Dr Yoann Gr‌éau joined GEMOC, MQ in 2007 as a PhD candidate (graduated 2011) after obtaining an MSc from the University of Montpellier II (France), where he trained in ultramafic petrology and geochemistry, studying ultra-refractory abyssal peridotites.   During his PhD studies, he investigated the origin and history of eclogite xenoliths brought up from the lithosphere-asthenosphere boundary by kimberlitic magmas.  His research focused on the petrology and geochemistry of the sulfide phases, looking at siderophile and chalcophile elements (e.g.  Cu, Ni, Se, Te, PGEs and S isotopes).   He also investigated the relationships between microstructures and mineral geochemistry (e.g.  REE, HFSE, LILE and O isotopes) of the main silicate phases, demonstrating strong links between mantle eclogites and metasomatic processes occurring within the sub-continental lithospheric mantle. From 2013 to June 2015 Yoann co-managed the TerraneChron® team in CCFS.   In July 2015, Yoann was appointed as a Research Associate within the CCFS Technology Development Program "GAU multi-instrument development - Frontiers in integrated laser-sampled trace-element and isotopic geoanalysis".  In this role, Yoann aims to provide high-quality research related to the development of innovative methods for in situ analysis of trace elements, radiogenic isotopes and non-conventional stable isotope systems by laser ablation ICPMS.  In particular, he will focus on promoting the advancement of geochemical methodologies and techniques involving the Femtosecond laser and the new Nu Plasma II Multi-Collector ICPMS (MC-ICPMS) installed at MQ in July 2015.   His research also contributes to CCFS Flagship Program 1.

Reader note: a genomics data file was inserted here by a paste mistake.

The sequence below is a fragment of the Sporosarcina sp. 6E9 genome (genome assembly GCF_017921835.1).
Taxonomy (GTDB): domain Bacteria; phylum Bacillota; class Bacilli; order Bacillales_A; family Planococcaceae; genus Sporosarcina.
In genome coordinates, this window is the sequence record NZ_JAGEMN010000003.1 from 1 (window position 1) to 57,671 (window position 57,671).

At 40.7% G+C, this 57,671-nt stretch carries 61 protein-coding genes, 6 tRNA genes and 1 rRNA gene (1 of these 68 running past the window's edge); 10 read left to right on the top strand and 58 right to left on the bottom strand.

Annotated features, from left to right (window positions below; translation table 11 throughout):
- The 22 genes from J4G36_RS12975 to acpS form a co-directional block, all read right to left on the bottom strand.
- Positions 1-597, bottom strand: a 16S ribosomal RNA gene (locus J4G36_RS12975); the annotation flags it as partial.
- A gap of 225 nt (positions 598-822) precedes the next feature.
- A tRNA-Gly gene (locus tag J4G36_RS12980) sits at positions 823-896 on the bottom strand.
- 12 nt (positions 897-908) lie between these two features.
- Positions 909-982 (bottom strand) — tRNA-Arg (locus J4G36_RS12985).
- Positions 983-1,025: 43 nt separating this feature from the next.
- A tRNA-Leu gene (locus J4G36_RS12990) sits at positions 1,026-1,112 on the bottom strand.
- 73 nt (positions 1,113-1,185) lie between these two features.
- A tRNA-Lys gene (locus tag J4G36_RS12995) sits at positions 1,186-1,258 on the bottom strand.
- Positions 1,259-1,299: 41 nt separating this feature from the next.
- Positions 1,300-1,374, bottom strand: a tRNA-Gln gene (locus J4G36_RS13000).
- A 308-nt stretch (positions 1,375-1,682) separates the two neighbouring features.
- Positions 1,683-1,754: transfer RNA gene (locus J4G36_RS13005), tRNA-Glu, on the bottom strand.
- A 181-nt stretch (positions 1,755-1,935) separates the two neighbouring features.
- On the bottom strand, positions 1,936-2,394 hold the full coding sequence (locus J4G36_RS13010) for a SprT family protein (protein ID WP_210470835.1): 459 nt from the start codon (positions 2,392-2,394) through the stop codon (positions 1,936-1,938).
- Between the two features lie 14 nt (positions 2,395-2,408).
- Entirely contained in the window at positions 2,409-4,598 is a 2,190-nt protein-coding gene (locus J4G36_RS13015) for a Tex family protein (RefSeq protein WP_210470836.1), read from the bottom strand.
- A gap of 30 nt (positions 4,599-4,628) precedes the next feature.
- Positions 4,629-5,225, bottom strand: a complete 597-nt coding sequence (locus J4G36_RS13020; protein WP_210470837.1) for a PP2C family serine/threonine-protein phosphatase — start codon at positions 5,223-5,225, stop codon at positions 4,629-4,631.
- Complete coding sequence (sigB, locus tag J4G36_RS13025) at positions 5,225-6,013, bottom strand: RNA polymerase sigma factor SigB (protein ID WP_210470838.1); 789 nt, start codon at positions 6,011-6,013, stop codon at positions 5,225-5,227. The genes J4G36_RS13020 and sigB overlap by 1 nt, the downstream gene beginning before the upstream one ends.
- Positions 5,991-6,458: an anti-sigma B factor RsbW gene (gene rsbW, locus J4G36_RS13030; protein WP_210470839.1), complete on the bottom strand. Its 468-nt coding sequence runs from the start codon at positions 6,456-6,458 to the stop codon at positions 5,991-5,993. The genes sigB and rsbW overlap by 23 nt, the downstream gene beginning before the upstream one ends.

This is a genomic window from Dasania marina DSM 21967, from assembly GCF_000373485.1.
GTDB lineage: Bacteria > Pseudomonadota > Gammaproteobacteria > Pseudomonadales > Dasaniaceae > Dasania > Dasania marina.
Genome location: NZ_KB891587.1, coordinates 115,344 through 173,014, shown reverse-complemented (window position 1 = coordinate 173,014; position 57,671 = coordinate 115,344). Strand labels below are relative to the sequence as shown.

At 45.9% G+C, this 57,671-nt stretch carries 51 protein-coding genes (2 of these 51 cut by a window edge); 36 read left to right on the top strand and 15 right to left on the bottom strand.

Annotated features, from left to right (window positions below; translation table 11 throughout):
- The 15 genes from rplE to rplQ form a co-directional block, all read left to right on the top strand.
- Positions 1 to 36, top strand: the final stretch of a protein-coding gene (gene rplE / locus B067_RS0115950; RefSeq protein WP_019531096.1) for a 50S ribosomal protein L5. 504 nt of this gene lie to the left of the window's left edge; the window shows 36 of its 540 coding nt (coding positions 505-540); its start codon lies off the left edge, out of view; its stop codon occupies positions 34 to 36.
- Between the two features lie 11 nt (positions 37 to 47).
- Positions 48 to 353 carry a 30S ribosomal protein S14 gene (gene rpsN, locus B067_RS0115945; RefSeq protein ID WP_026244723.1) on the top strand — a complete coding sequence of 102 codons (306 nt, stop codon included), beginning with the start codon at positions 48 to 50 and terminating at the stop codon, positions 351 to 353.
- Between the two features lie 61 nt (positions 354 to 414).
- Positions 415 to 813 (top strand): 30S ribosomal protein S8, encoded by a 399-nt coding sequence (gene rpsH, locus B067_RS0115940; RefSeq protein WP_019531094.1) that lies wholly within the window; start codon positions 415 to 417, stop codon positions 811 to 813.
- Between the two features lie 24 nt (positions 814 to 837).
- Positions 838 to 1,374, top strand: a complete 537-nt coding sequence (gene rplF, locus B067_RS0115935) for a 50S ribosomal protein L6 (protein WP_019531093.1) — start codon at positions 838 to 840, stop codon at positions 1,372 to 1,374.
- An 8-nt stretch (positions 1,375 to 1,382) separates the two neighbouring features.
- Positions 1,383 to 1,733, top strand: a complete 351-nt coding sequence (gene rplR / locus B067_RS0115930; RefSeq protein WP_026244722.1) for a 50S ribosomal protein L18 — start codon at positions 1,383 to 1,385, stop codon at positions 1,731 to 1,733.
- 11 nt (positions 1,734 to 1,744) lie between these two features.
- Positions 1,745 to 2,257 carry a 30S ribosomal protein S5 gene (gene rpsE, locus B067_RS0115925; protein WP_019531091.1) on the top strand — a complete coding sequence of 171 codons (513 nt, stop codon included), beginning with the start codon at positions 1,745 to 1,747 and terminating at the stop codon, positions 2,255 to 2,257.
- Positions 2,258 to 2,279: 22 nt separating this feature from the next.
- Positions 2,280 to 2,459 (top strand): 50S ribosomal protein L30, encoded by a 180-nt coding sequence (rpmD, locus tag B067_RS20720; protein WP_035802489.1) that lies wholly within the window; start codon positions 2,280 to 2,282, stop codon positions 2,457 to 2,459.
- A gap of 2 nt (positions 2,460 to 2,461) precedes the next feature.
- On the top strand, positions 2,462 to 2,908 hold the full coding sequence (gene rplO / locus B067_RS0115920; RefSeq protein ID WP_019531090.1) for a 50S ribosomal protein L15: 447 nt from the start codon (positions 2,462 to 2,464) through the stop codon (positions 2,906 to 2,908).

Dr Jin-Xiang Huang completed her undergraduate study at China University of Geosciences, Beijing.  She received her PhD from Macquarie University in December 2011 studying the metasomatism and origins of xenolithic eclogites from the Roberts Victor kimberlite, South Africa.  This provided her with experience in the clean labs, on state-of-art instruments producing precise geochemical data, and in integrating a wide range of information into a coherent model.  Her research concluded that mantle metasomatism has completely changed the petrography and chemical and isotopic compositions of most eclogites; therefore, evidence from these can no longer be used to support the popular idea that they represent subducted oceanic crust.  Information from the few unmetasomatised eclogites favours their origin from deep-seated magmas. After completing her PhD, Jin-Xiang joined CCFS as a Post- doctoral Research Associate, to work on the stable isotope and water contents of mantle rocks (both eclogites and peridotites) in different mantle processes (e.g.  magma crystallisation, mantle metasomatism).  This will provide a better understanding of mantle processes and further constraints on geodynamics. In 2016, she worked on the moissanite (SiC) project to unravel the relationships between alloy inclusions and the host SiC; to connect the SiC with the associated materials; to investigate the redox effects on C- and Si-isotope fractionation; to understand the formation and preservation of SiC; and to evaluate the redox state of the mantle in detail.  Her research indicated that SiC was one product of the interaction of basaltic magma and mantle methane in a volcanic plumbing system in northern Israel.  SiC crystallised from metallic melts that became immiscible during the reduction of the magma.  Its low 13C may be caused by Rayleigh fractionation under reduced conditions; the variation of Si isotopes may reflect fractionation between immiscible metallic melts and silicate magma.  Her research contributes to CCFS Flagship Program 1.   See Research highlight - Strange mineral companions, Volcanic debris from up to 60 km beneath western Victoria tracks tectonic ups and downs and Birdshot on Mt Carmel: Immiscible metal, metal-oxide and silicate melts.